Zalbag ached as he felt Wiegraf grab for his prick again and bring it together with his own, stroking them both for a while as they rocked themselves together. He kept thinking that if maybe he were to bolt from the room there could still be some space for penitence—he could find some cleric or another and disburden himself of this. He could say some foolish thing to get Wiegraf hanged and relieve himself of temptation.
They carried on like that for a while—wordlessly, hungrily. Zalbag had bit into his lip to keep from moaning. Eventually Wiegraf pulled away and headed to a little cabinet across the room,
“You want something to drink?” he asked quietly. “It’s gone sour, but it gets the job done.” He’d poured him a glass of something—wine he thought.
Zalbag had quaffed it all in one go. Wiegraf had laughed at him again.
“Ajora’s tits, maybe we should leave off if you need all that to stomach me!”
He hadn’t been. He’d nodded, but he had felt at each instant that he was doing something terrible and irrevocable. As he laid back again and Wiegraf climbed back onto him, he felt the whole time as if he were the one who was forcing matters, as though it were his hands pushed against someone’s wrists and his mouth buried in another man’s neck. His erection burned as it dragged across Wiegraf’s sweat-slicked belly, and he’d thought of how he had still had no word from the east: not even when they were nearly a month into the siege. Perhaps one of the Duke’s doves had been taken; the man seemed to ask after messages each day as though Zalbag could bid his father’s words fly back to him. Perhaps the fighting was thick elsewhere...
He’d looped his arms over Wiegraf’s neck and pulled him hard against him, kissing him stupidly in what might have been an attempt to keep him from speaking. Zalbag hadn’t actually understood quite what was expected of him, being only aware prior to that day of the passions between men in the abstract: as something he had been told was deeply abhorrent when it first put a name to his desires. He hadn’t wanted Wiegraf to tell him things though—to acknowledge what they were doing. Some part of him must have imagined the sin incomplete until named.
Wiegraf was happy to keep kissing him, the stubble of his face grating against his skin as he ran a hand over Zalbag’s naked flank—as he continued to rut and writhe against him. When their lips next parted, it was much to Zalbag’s relief that Wiegraf said nothing as he trailed so many kisses down his naked frame, coming at last to his prick which he took in his mouth for a few shallow strokes as he fondled it.
It was a lot for him. Zalbag had nearly come right then, and he must have looked it. Wiegraf laughed at him when their eyes next met. His face, his stomach, the palms of his hands and the soles of his feet: they all felt like fire as Wiegraf continued to lay his hands on him, stroking him in firm slow movements as he began to push back his legs.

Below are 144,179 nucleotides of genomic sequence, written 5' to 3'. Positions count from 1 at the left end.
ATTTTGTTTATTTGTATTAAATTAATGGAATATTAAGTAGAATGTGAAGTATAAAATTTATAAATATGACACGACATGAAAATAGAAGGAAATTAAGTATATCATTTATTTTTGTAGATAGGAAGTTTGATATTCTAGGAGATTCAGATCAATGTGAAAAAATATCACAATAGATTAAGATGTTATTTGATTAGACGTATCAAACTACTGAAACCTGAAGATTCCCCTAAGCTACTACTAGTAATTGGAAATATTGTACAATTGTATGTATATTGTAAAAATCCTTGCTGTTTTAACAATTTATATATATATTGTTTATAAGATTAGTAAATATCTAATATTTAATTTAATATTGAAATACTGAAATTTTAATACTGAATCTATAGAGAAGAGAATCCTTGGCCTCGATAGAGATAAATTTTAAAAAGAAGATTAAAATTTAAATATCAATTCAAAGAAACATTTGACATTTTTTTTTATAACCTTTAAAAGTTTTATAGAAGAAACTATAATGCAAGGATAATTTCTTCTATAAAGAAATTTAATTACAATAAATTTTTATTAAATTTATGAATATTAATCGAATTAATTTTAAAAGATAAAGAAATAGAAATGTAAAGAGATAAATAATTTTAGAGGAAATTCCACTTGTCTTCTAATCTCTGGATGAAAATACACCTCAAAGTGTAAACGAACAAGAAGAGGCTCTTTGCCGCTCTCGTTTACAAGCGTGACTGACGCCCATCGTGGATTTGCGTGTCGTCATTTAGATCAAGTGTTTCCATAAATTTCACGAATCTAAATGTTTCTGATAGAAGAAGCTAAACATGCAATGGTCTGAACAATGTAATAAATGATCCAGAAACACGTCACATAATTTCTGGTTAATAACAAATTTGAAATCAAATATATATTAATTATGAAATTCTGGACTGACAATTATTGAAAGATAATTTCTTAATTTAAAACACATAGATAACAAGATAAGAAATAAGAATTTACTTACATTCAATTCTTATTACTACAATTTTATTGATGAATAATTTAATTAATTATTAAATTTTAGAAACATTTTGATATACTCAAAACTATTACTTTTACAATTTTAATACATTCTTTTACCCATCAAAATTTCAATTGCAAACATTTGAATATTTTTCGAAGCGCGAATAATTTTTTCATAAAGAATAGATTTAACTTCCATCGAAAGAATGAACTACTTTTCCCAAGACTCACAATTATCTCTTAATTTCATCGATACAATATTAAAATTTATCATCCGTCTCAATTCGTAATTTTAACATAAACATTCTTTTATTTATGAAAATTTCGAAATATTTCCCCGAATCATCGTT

He remembered that Wiegraf looked as though he would ask him something but had stopped short. Zalbag had turned his gaze thereafter to the ceiling. He remembered that dizzying sense of apprehension and anticipation as he felt fingers, greasy with tallow or with oil, pushed into him—as he told himself that it would be impossible to back down. He thought the first few words of a prayer then, and let the rest of it fall away as Wiegraf began to fuck him—as he bit his cheek through the initial intensity of it and let himself be filled.
Zalbag lay there without doing much of anything as he observed that everything in the room about him was very ugly. When Wiegraf told him in so many desperate, gasping pronouncements what a whore he was, he did not feel stung. He was achingly aware of his own body with every thrust, and it filled him with the sort of empty, animal nothingness that kept him from thinking about where he was to be tomorrow or whether anyone was to die. He rocked frantically to meet Wiegraf’s motions, giving out a stifled shout when he came abruptly in the midst of them. Wiegraf seemed barely to notice, and kept fucking him without pause, not taking the slightest interest in how pale his partner looked.
When Wiegraf was finally done, Zalbag had not said anything that might give indication of his present mortification or of his prior inexperience. He had parted wordlessly to spend the day mismanaging more troops and choking on more prayers, and he did not speak to Wiegraf again until one of them found their way to the other to begin the whole cycle again.
Had Wiegraf been a wise man, he would have headed over the last crest into Fovoham and muddied who exactly had jurisdiction to hunt him down and hang him. He might have even had some small joy in imagining Zalbag spending another afternoon with Gerrith Barrington condescending to him as he tried to protest the necessity of his military decisions. Barring this, if he had merely been a good man, Wiegraf might have at least spent his time making some gesture—in prayer, in thought, or in action—as regarded his murdered sister.